I would urge you to press for a re-consideration of the decision not to bring charges.  If no criminal charges are brought, at the very least the disciplinary hearing should be held in public as the rules allow.  The Tomlinson family are entitled to justice.

3. Drugs policy. You very kindly agreed to write to David Cameron on my behalf.  I am very concerned at the conduct of the Home Office at present and particularly James Brokenshire, the Minister for Crime Prevention who is causing great damage to both the coalition governemnt and the Tory party by promoting ideas and policies that contradict virtually all expert opinion, including the government’s own scientific advisers.  He also seems to be completely at odds with the calls for drug law reform which both David Cameron and Nick Clegg have made consistently over the last 10 years.

This is not a peripheral or secondary issue.  According to Baroness Meacher in the House of Lords on 15th June 2010, “There is no more obvious waste than the £19 billion annual cost of the UK’s war on drugs”.

There is a huge amount of reference material on this subject on my blog:

http://pjroldblog.wordpress.com/?s=drugs

I would also refer you to the Transform Drug Policy Foundation which has highly detailed and almost universally acclaimed proposals for drug regulation:

http://www.tdpf.org.uk

Virtually all experts agree that the “war on drugs” has failed. In exactly the same way as alcohol prohibition in the US led to a massive increase in crime and violence, so drug prohibition has created an illegal market said to be worth £350 billion per year. It has also financed civil war in Latin America for 25 years and is the principal source of finance for Al Qaeda and the Taliban in Afghanistan. Our soldiers are dying every day because of the illegal trade in opiates.  Why don’t we just buy up the whole crop for the next 10 years?  It would be much cheaper in both cash and lives than the Afghan war.

Virtually all experts agree that regulation would be a better solution.  I have distilled the following five point plan from everything that I have read and learned over more than 30 years:

1. An end to oppression of drug users (at least 10 million UK citizens)
2. Removal from the criminal law of any offence for possession and/or social supply
3. Fact and evidence-based policy, information and regulation
4. Re-direction of law enforcement resources against real criminals
5. Treat problematic drug use as a health issue

Five years ago, while campaigning for the Tory party leadership, David Cameron called for “fresh thinking and a new approach” towards drugs policy and said that it would be “disappointing if radical options on the law on cannabis were not looked at”. Nick Clegg has promised to repeal “illiberal, intrusive and unnecessary” laws and to stop “making ordinary people criminals”. There can be no better example of this than the laws against personal use and cultivation of cannabis, particularly for medicinal reasons. The coalition government’s new Your Freedom website has been inundated with proposals to legalise cannabis and to end the futile war on drugs.   In July a poll carried out for the LibDems showed 70% of people in favour of legalising cannabis.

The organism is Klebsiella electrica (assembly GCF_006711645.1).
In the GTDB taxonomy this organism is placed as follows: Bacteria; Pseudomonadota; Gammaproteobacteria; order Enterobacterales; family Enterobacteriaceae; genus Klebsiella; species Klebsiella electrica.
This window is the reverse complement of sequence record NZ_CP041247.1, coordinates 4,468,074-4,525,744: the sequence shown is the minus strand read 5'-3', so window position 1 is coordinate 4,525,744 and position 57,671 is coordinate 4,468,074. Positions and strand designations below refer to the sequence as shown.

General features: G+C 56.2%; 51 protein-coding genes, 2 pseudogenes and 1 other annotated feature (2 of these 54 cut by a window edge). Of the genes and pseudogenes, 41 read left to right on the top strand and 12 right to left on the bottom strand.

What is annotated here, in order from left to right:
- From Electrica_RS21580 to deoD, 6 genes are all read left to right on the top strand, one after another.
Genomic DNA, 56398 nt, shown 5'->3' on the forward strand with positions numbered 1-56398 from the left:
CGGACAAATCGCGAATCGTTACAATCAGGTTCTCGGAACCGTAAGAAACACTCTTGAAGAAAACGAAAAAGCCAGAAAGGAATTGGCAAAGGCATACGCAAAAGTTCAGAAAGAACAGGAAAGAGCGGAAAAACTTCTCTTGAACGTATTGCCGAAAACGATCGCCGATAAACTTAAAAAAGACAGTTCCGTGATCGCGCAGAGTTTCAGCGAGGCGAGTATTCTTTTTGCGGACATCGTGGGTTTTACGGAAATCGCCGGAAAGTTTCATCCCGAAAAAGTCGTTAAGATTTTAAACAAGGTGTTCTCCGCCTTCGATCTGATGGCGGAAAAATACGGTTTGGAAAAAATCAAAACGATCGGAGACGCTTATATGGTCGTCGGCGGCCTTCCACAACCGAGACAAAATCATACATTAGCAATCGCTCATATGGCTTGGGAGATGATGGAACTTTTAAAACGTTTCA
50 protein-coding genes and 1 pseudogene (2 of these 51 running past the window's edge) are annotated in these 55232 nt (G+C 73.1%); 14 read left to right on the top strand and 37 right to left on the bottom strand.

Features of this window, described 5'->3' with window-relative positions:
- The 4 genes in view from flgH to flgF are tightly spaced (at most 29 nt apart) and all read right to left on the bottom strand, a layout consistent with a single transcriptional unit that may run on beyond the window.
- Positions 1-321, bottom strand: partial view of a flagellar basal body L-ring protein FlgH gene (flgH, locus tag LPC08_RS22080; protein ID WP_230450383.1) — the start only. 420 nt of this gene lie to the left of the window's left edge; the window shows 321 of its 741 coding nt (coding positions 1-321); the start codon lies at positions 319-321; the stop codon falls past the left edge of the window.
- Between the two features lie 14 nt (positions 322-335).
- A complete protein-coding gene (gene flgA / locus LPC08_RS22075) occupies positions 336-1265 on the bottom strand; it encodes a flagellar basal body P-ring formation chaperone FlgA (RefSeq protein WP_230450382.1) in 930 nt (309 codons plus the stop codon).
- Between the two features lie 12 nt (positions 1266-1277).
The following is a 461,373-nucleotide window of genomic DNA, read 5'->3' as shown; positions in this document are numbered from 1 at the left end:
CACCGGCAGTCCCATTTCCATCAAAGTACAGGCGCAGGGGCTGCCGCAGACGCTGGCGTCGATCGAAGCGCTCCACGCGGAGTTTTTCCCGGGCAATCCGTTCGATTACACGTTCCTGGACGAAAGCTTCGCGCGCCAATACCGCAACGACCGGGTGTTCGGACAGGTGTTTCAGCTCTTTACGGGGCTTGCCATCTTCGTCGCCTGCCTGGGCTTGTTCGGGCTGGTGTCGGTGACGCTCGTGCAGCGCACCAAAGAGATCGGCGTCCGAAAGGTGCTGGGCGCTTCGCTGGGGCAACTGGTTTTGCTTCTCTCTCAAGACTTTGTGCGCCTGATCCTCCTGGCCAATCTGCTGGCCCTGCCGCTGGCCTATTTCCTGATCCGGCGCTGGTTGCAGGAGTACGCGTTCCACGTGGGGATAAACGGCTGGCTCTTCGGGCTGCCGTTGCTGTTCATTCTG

The Home Office and James Brokenshire are completely out of touch with expert and public opinion as well as the declared views of both the Prime Minister and the Deputy Prime Minister.

In my view, regulation means tighter control on the most dangerous drugs such as heroin, cocaine and alcohol and lighter regulation on relatively harmless substances like cannabis and ecstasy.

There is also the very important question of medicinal cannabis.  The discovery of the endocannabinoid system in 1998 has led to an ever-escalating volume of evidence of the medicinal value of cannabis.  In June the MHRA approved Sativex as an MS medicine in the UK.  It is a whole plant extract yet presently, the Home Office refuses to consider a regulated system of the plant itself for medicinal purposes.  This is completely irrational and absurd.  The House Of Lords scientific committee recommended such a system should be introduced 12 years ago.  Medicinal cannabis is available and regulated throughout almost all of Europe, Israel and 14 states in the USA (with 12 more in the planning stage).  The UK stands almost alone in its obstinate refusal even to consider such a system.

Already this is leading to quite obscene injustices where patients have been prescribed Sativex by their doctor but their health authority has refused to fund it and patients are then facing criminal prosecution for cultivating their own plants.  There is a case of exactly this going on in the Dorchester Crown Court at present and the CPS insists it is in the public interest to prosecute!

Thank you once again for listening to me Richard. I hope these notes are useful in composing your letter to David Cameron and I look forward to hearing from you in due course.

Kind regards,

Peter Reynolds